The Fly (also house fly, house-fly or common housefly), Musca domestica, is a fly of the suborder Cyclorrhapha. It is believed to have evolved in the Cenozoic era, possibly in the Middle East, and has spread all over the world. It is the most common fly species found in habitations. Adult insects are grey to black with four dark longitudinal lines on the thorax, slightly hairy bodies and a single pair of membranous wings. They have red eyes, and the slightly larger female has these set further apart than the male.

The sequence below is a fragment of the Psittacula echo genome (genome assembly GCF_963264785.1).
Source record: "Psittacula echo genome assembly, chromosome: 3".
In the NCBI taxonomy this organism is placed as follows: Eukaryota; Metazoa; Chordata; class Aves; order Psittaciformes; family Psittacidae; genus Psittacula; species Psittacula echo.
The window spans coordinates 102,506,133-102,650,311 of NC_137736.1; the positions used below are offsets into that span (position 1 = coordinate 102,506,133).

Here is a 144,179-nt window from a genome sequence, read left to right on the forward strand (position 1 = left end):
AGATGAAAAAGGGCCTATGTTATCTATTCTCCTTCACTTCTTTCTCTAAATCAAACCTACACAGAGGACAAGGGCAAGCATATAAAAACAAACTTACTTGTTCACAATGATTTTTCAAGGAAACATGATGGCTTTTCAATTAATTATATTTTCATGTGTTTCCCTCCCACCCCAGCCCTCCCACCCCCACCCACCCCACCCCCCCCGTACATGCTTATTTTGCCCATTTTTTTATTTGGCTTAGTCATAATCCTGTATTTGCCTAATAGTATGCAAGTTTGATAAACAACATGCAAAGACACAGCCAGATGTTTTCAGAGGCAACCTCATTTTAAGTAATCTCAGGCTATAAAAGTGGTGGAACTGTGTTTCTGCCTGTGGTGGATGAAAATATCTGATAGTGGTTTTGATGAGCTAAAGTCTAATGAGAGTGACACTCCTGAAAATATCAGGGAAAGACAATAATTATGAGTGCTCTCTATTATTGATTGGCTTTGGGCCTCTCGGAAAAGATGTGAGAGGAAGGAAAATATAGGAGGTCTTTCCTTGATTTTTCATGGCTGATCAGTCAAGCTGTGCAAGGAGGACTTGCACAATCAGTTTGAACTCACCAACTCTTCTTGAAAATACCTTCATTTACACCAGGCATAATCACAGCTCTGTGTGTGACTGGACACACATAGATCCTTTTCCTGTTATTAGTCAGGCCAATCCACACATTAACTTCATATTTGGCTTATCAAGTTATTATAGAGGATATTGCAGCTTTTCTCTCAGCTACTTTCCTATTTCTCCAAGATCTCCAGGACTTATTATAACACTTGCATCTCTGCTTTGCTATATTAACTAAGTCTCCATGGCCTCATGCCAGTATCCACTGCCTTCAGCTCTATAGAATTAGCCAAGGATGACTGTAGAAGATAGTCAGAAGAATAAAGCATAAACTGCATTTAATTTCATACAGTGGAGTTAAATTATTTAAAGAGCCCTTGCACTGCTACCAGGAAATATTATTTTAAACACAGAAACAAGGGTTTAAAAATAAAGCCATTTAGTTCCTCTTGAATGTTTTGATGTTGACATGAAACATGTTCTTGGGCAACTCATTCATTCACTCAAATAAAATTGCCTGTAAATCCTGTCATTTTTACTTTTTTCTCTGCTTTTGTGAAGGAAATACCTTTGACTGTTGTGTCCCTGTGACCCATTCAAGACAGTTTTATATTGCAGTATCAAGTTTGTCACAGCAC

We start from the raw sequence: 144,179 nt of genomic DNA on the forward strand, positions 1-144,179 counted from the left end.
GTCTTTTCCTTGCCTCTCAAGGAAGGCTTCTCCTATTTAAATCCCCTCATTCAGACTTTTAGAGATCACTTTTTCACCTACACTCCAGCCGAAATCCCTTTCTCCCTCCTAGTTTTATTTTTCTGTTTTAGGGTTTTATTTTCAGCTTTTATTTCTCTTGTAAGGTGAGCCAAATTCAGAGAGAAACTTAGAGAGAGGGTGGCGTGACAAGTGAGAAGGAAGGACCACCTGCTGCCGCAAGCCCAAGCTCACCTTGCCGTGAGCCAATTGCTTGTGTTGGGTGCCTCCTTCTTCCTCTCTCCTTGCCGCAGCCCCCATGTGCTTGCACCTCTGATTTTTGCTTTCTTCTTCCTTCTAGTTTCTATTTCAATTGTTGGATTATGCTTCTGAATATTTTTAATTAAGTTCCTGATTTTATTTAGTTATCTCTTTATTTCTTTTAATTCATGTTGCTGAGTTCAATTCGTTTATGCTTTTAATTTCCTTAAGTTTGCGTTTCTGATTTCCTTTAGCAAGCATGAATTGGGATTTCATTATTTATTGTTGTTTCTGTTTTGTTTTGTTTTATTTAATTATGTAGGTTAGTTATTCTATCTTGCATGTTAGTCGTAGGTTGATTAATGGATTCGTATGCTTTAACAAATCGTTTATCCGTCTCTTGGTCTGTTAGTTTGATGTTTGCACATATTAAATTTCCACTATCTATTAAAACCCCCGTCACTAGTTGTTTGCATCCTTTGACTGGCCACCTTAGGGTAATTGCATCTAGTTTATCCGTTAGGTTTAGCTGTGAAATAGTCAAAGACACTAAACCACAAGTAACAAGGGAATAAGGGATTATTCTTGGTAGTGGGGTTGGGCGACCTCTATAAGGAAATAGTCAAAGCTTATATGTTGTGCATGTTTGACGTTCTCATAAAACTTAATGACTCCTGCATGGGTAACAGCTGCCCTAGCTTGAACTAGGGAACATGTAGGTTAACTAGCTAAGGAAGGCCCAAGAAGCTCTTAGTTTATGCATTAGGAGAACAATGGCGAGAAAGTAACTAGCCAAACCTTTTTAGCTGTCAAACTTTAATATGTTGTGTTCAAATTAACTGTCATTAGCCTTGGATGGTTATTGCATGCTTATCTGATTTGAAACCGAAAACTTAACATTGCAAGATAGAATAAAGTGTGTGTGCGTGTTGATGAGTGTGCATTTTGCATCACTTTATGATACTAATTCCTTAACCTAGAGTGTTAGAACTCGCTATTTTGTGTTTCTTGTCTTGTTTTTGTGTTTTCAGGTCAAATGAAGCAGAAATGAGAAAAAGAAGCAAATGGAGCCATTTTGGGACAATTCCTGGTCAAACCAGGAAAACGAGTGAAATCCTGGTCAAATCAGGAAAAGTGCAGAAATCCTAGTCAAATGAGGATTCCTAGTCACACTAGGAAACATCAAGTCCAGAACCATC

The female housefly usually only mates once and stores the sperm for later use. She lays batches of about 100 eggs on decaying organic matter such as garbage, carrion or feces. These soon hatch into legless white maggots which after 2 to 5 days of development transform into reddish-brown pupae, about 8 mm (0.3 in) long. Adult flies normally live for 2 to 4 weeks but can hibernate during the winter. The adults feed on a variety of liquid or semi-liquid substances beside solid materials which have been softened by saliva. They carry pathogens on their bodies and in their feces and can contaminate food and contribute to the transfer of food-borne illnesses. For these reasons they are considered pests, but have been used in the laboratory in research into ageing and sex determination.